I’m not surprised he’s back just because he’s a guy who loves this game so much, and he’s going to do whatever it took to get back to it. Last year, I know was a struggle for him. You can imagine that, played football since he’s probably eight years old, and this is the first year he’s missed completely. So, it was hard on his heart, hard on his soul. A guy that loves it and is so passionate about it. It was like losing an appendage. To get him back and to see him working and the way he operates form day to day is awesome.
Rich Cimini, ESPN.com: When we asked Robert (Saleh) last week about Sauce (Gardner) last week, he said he was curious to see how he would be with pads on. I know it’s only one practice, obviously. What did you see and what do you hope to see now that he’s got pads on and some of the challenges he’ll face in the transition?
Honestly, maybe I have less questions regarding that. He’s a guy that has this innate toughness to him. He’s got this obsession with this game and doing it right. He’s a very interesting young player because most young players are fighting for a roster spot. They’re fighting to potentially start. I don’t think that’s his mindset. I think his mindset is, ‘I’m going to be the best in this game.’ Not saying he’ll get there this year, next, whatever the case may be. He’s going to approach this game in that way. Excited about his future. Got a long way to go, but he’s got a lot of really cool qualities that a lot of special players have.
Rich Cimini, ESPN.com: (follow up) Can he be that little extra in the coke for you?
He can. He can, but just can’t have too much. That can be a problem, too. Sorry, Jared.
Brian Costello, New York Post: With Jermaine Johnson, you guys have so many guys you have at that position that you’re rotating through. Is it tricky to get him the reps that he needs to sort of get up to speed as a rookie?
I don’t know if you’ve watched practice, watch Aaron Whitecotton’s individual, I would say no just from the standpoint of they probably get a thousand reps a day, the pace in which he goes. Although they’re not getting full team reps, they’re getting so much work in individual. His ascension and his ability to learn this defense and the technique within it, it’ll be faster for most just because the d-line coach he has. The system that we play, we don’t play a lot of fronts. We are very vanilla when it comes to that. We aren’t vanilla in the way we play, but he’s not going to have to learn a whole lot schematically. He’s not going to have to learn a whole lot from a technique standpoint. So, it’s really more about just refining his mindset right now.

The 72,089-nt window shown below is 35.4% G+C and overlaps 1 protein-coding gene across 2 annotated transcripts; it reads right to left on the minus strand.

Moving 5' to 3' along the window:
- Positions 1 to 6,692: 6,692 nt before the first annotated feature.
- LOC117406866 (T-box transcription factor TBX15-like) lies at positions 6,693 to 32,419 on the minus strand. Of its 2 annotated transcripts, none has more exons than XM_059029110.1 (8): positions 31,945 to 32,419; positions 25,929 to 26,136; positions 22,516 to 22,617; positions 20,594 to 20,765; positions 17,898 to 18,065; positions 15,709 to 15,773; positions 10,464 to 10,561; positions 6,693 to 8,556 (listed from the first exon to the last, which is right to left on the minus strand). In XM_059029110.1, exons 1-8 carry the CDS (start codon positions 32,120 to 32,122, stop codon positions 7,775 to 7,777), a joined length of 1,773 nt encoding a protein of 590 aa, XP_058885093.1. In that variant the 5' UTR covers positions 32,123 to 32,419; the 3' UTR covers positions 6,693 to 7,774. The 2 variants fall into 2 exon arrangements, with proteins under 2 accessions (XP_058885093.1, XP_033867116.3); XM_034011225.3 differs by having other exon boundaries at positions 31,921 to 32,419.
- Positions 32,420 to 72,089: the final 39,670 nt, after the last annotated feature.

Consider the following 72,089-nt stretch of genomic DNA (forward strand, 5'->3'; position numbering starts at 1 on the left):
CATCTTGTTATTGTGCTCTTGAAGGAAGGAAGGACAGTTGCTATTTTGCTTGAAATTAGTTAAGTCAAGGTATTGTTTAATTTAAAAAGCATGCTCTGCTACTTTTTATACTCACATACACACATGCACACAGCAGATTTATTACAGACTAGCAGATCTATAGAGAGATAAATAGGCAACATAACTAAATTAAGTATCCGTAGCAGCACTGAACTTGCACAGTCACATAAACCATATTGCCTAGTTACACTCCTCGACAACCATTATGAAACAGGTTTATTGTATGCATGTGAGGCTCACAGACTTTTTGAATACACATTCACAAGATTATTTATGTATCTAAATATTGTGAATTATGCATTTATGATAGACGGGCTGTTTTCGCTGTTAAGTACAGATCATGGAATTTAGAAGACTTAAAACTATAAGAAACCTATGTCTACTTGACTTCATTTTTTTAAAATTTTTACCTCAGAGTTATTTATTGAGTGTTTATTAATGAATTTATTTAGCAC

Al Iannazzone, Newsday: What have you learned about D.J. Reed and how can he help? And how’s he helping this defense?
I don’t want to sound redundant, but it’s the truth: For the guys that watch practice, this guy is — he’s the backside corner running 75 yards to the far side fade. You just don’t see that, a guy that strains so consistently like he does. He’s absolutely setting the standard as far as what working looks like, what strain looks like, what finish looks like, and that will infect all of those young players out there. Typically, corners are recluse, and they pay attention to themselves. I think he has the ability, the rare ability, to affect everybody, even at the corner position, because the strain is so blatant and obvious and every single play.
John Pullano, New York Jets: You have all of these new pieces floating around in the secondary that everybody keeps bringing up. Michael Carter II, second year in that role, that nickel position. Just his second year, what are you seeing that is maybe better, worse?
We really challenged him because really year one, you’re just trying to keep your head above water. Even at that, I thought he played at a very high level for a rookie, especially a fifth or sixth round rookie, whatever he was. He did an exceptional job from that standpoint. Now, it’s, ‘Yeah, I know that’s your alignment, I know that’s your assignment,’ now it’s take your shots and start to really gather the information the offense is giving you. Find those spots to make special plays that special players make. That’s been the challenge all spring. He really started to feel that and adopt that. That’s where we think he can take his game to another level.
Dennis Waszak, Associated Press: Jacob Martin has had some flashes here and there early on at camp. What have you seen from him early on and what do you expect him to add to that pass rush in the defense?
Again, to be redundant, he’s a pro’s pro. The way he operates, he is so calculated in the way approaches everything that he does. There is a specific thing he is working on every single play every single day. It is really cool to see that. What I’m starting to learn about him — obviously, you watch the tape and you see the strain and you see the effort, you see the explosion, the speed. You saw that. We all knew that. What you didn’t know is the brain. What you didn’t know is the man who he is. So, I think he’s going to really give us the opportunity to open up the playbook a little bit and take advantage of his versatility.